3. Thanks Katherine for this totally practical and wonderfully helpful blog! I’m sending it to some friends (some with hearing loss and others without)!


    • Thanks BB. I was surprised to see that so many other people already seemed to know about this. But it’s been terrifically helpful to me. No lost cochlear implants or hearing aids.


  4. Thanks for this interesting idea.

    Have used the Barrel of Monkey ones to clip on the back of head, and it has worked for me. People like seeing it. Know it is silly but it has been a practical one so far.

    All the best,


  5. There’s a little tab w/ 2 buttons widely for sale on the internet, also, that works similarly to your headband. They are usually crocheted. My own solution has been to switch to the Bose Hearphones for the duration–and maybe beyond, I like them so much! Although no longer made by Bose (big mystery why not) one can find them on eBay etc. Several friends have discovered the string gadgets that secure your HAs and clip to your clothing; but it makes for a lot of strings!


  6. Katherine! I have flung my hearing appliances far and wide as I mismanaged my face mask ear loops. Hardly northing, to my mind, is more frustrating and accusing – found guilty of hearing loss.

    I enjoy a high level of hearing success in my daily activities. A recent test gave me a score of 98% in phrase recognition with both instruments up and running. 88% with the CI only. Then only minutes after that wonderful test I became entangled to a 100% level of frustration in ear loop hell.

    I like the headband button fix. Yet I don’t see the guy section adopting this route to sanity real soon. I may be wrong. It occurs to me that buttons on the sides of a ball cap could be more masculine in appearance but requiring special attention. I’m considering sewing a couple of buttons on my Red Sox cap and checking this out. If I can manage this, I’ll let you know. I also think I’ll order at least one head band just to cover my bet.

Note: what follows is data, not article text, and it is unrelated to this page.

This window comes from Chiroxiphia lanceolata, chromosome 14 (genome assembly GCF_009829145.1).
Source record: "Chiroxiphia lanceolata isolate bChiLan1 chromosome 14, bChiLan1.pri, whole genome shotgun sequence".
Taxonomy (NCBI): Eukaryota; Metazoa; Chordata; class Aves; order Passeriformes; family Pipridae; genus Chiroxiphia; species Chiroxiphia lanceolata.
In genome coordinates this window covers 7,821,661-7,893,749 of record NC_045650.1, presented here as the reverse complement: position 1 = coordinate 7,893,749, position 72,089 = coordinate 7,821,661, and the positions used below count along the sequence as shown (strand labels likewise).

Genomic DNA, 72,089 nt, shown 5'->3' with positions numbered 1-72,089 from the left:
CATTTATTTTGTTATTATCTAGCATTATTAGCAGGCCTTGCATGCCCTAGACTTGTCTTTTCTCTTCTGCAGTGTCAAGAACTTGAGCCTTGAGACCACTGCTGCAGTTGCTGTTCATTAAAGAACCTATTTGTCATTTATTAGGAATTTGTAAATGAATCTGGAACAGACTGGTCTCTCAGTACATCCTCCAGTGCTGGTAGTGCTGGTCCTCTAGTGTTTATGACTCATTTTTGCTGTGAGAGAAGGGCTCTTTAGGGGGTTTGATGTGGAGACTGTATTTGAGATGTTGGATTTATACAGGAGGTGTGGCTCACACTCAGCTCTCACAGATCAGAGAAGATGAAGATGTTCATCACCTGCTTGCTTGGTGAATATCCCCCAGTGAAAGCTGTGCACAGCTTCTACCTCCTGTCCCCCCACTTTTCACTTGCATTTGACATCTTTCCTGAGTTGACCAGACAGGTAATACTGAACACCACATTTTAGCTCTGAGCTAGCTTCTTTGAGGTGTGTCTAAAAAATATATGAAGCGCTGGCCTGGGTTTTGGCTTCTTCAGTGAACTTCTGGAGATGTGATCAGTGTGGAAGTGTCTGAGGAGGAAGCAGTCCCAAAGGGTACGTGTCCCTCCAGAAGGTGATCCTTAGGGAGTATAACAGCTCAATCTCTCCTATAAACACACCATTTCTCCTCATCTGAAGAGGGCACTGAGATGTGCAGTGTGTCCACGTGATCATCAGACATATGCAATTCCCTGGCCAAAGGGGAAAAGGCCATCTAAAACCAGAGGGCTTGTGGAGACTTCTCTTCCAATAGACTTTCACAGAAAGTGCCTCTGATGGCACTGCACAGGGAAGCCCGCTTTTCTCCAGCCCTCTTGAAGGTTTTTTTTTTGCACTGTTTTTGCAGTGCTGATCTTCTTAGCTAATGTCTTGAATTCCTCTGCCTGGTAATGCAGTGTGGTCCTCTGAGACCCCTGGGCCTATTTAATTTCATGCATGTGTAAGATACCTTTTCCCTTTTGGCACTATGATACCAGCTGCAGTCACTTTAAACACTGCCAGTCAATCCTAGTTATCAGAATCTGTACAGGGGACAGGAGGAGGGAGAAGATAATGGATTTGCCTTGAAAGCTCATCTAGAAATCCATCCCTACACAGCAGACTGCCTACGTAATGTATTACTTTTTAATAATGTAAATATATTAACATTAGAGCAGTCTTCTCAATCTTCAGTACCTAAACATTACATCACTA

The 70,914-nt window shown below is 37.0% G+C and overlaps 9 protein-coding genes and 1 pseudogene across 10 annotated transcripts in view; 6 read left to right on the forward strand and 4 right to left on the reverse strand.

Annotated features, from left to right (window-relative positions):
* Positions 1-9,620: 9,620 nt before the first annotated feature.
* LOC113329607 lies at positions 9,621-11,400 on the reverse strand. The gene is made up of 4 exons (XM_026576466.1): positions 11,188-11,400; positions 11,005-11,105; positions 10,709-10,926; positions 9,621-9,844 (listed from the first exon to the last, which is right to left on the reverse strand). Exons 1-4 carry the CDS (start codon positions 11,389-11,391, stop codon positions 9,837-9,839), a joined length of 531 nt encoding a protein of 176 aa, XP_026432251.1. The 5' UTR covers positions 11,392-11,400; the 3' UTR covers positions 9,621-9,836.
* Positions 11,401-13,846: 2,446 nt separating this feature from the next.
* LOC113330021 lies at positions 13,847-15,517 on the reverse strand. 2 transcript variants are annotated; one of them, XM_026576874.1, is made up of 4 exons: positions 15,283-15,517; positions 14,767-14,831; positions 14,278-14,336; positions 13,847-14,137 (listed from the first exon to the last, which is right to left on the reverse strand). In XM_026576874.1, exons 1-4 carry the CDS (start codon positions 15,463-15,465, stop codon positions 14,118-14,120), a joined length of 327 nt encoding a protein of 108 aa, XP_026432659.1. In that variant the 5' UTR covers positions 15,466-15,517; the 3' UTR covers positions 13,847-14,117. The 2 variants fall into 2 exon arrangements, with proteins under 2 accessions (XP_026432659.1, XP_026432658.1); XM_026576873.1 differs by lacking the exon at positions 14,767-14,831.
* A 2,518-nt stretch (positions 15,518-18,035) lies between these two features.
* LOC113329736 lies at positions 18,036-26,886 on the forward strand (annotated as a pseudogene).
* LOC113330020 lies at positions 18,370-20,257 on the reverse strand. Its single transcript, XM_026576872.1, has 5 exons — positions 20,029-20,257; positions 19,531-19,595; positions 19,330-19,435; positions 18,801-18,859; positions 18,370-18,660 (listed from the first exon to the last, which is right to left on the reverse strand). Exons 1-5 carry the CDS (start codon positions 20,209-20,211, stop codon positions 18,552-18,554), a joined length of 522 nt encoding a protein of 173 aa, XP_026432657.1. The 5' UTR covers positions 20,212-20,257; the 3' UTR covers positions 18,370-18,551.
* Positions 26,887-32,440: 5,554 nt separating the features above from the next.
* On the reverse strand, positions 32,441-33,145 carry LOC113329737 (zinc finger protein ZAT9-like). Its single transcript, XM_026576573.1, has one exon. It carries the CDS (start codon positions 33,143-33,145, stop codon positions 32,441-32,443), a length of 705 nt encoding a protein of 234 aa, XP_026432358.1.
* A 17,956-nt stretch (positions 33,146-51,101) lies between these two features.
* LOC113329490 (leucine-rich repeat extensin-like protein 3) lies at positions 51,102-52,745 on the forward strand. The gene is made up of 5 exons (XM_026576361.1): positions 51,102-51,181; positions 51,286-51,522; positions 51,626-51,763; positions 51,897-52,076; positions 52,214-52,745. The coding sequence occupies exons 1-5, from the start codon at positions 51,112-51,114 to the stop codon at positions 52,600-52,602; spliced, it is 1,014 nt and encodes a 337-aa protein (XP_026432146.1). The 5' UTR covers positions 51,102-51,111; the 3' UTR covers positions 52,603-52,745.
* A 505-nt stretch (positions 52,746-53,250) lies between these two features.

7. Some people also make a little strip with 2 buttons that goes on the back of the head, and the mask loops attach to the buttons. I like the idea but am not handy about making such things and haven’t figured out what it would be called so I could google it. But such a device seems a little more gender neutral and doesn’t require the kind of hair that works with headbands. If you figure out how to google them, please share.


  8. Posting this for Carrie, whose post didn’t go through.

    Bought Barrel of Monkey game, and it is a monkey that have arms that you can hook it up to the ear loops and place it back of your head; it has worked for me so far. It is cheap as well. Found this tip through Hearing Like Me website. It looks silly, but people have commented that they like it.

    Hope this helps. Know masks have been a hindrance for many… hoping that maskless will be implemented once there is a large percentage of vaccinations being done